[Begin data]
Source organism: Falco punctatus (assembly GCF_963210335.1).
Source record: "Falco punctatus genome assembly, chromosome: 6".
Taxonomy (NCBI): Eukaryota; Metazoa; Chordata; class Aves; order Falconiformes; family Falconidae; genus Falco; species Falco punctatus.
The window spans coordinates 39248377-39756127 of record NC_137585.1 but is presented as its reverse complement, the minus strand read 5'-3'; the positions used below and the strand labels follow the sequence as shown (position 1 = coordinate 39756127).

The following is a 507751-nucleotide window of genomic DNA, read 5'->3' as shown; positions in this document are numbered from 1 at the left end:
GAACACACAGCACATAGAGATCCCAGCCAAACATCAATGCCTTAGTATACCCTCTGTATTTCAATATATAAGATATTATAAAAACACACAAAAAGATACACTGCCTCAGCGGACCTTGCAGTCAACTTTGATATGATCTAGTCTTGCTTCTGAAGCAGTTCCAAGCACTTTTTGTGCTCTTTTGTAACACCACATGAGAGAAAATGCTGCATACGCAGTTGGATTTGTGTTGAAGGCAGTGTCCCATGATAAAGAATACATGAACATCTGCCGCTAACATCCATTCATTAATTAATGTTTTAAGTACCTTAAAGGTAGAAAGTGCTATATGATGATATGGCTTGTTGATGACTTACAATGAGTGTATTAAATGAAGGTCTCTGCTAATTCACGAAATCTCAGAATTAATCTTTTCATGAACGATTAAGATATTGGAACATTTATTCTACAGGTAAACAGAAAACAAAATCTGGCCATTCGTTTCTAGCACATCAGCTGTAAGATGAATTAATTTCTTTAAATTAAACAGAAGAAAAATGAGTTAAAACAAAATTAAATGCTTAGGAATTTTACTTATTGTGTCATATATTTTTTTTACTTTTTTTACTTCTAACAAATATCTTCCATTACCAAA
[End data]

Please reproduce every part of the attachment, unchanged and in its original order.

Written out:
Source organism: Falco punctatus (assembly GCF_963210335.1).
Source record: "Falco punctatus genome assembly, chromosome: 6".
Taxonomy (NCBI): Eukaryota; Metazoa; Chordata; class Aves; order Falconiformes; family Falconidae; genus Falco; species Falco punctatus.
The window spans coordinates 39248377-39756127 of record NC_137585.1 but is presented as its reverse complement, the minus strand read 5'-3'; the positions used below and the strand labels follow the sequence as shown (position 1 = coordinate 39756127).

The following is a 507751-nucleotide window of genomic DNA, read 5'->3' as shown; positions in this document are numbered from 1 at the left end:
GAACACACAGCACATAGAGATCCCAGCCAAACATCAATGCCTTAGTATACCCTCTGTATTTCAATATATAAGATATTATAAAAACACACAAAAAGATACACTGCCTCAGCGGACCTTGCAGTCAACTTTGATATGATCTAGTCTTGCTTCTGAAGCAGTTCCAAGCACTTTTTGTGCTCTTTTGTAACACCACATGAGAGAAAATGCTGCATACGCAGTTGGATTTGTGTTGAAGGCAGTGTCCCATGATAAAGAATACATGAACATCTGCCGCTAACATCCATTCATTAATTAATGTTTTAAGTACCTTAAAGGTAGAAAGTGCTATATGATGATATGGCTTGTTGATGACTTACAATGAGTGTATTAAATGAAGGTCTCTGCTAATTCACGAAATCTCAGAATTAATCTTTTCATGAACGATTAAGATATTGGAACATTTATTCTACAGGTAAACAGAAAACAAAATCTGGCCATTCGTTTCTAGCACATCAGCTGTAAGATGAATTAATTTCTTTAAATTAAACAGAAGAAAAATGAGTTAAAACAAAATTAAATGCTTAGGAATTTTACTTATTGTGTCATATATTTTTTTTACTTTTTTTACTTCTAACAAATATCTTCCATTACCAAA